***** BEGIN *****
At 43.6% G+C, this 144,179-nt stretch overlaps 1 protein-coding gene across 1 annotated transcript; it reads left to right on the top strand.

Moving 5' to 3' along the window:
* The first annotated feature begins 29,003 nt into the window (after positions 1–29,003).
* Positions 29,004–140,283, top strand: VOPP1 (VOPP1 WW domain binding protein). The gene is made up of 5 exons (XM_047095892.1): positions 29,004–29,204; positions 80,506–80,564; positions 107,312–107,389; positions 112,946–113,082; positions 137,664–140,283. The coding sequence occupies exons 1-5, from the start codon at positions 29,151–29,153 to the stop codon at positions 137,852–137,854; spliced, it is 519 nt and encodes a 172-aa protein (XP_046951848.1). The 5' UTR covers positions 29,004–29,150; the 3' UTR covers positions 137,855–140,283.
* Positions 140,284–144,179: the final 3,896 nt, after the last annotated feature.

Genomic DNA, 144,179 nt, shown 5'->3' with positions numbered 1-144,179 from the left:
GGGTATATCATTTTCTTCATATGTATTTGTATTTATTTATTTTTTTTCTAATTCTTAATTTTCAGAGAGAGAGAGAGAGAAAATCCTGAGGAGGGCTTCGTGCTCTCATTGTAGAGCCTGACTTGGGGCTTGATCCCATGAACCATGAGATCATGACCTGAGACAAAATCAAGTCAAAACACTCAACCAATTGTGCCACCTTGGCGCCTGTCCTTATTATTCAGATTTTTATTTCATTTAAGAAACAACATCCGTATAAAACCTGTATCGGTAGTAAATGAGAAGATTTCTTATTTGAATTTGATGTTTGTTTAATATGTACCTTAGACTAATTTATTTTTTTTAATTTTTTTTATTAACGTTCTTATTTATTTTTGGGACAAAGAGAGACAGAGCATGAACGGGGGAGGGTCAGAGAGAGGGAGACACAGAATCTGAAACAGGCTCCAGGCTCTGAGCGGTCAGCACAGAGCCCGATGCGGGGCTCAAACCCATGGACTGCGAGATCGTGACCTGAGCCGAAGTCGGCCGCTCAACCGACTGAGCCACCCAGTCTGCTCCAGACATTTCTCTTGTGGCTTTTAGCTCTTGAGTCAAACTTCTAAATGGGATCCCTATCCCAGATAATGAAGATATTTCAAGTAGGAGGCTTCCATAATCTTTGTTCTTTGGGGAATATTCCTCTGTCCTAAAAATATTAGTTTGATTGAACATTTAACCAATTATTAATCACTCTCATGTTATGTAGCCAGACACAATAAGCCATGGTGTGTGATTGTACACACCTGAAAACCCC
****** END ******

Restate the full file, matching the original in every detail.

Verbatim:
At 43.6% G+C, this 144,179-nt stretch overlaps 1 protein-coding gene across 1 annotated transcript; it reads left to right on the top strand.

Moving 5' to 3' along the window:
* The first annotated feature begins 29,003 nt into the window (after positions 1–29,003).
* Positions 29,004–140,283, top strand: VOPP1 (VOPP1 WW domain binding protein). The gene is made up of 5 exons (XM_047095892.1): positions 29,004–29,204; positions 80,506–80,564; positions 107,312–107,389; positions 112,946–113,082; positions 137,664–140,283. The coding sequence occupies exons 1-5, from the start codon at positions 29,151–29,153 to the stop codon at positions 137,852–137,854; spliced, it is 519 nt and encodes a 172-aa protein (XP_046951848.1). The 5' UTR covers positions 29,004–29,150; the 3' UTR covers positions 137,855–140,283.
* Positions 140,284–144,179: the final 3,896 nt, after the last annotated feature.

Genomic DNA, 144,179 nt, shown 5'->3' with positions numbered 1-144,179 from the left:
GGGTATATCATTTTCTTCATATGTATTTGTATTTATTTATTTTTTTTCTAATTCTTAATTTTCAGAGAGAGAGAGAGAGAAAATCCTGAGGAGGGCTTCGTGCTCTCATTGTAGAGCCTGACTTGGGGCTTGATCCCATGAACCATGAGATCATGACCTGAGACAAAATCAAGTCAAAACACTCAACCAATTGTGCCACCTTGGCGCCTGTCCTTATTATTCAGATTTTTATTTCATTTAAGAAACAACATCCGTATAAAACCTGTATCGGTAGTAAATGAGAAGATTTCTTATTTGAATTTGATGTTTGTTTAATATGTACCTTAGACTAATTTATTTTTTTTAATTTTTTTTATTAACGTTCTTATTTATTTTTGGGACAAAGAGAGACAGAGCATGAACGGGGGAGGGTCAGAGAGAGGGAGACACAGAATCTGAAACAGGCTCCAGGCTCTGAGCGGTCAGCACAGAGCCCGATGCGGGGCTCAAACCCATGGACTGCGAGATCGTGACCTGAGCCGAAGTCGGCCGCTCAACCGACTGAGCCACCCAGTCTGCTCCAGACATTTCTCTTGTGGCTTTTAGCTCTTGAGTCAAACTTCTAAATGGGATCCCTATCCCAGATAATGAAGATATTTCAAGTAGGAGGCTTCCATAATCTTTGTTCTTTGGGGAATATTCCTCTGTCCTAAAAATATTAGTTTGATTGAACATTTAACCAATTATTAATCACTCTCATGTTATGTAGCCAGACACAATAAGCCATGGTGTGTGATTGTACACACCTGAAAACCCC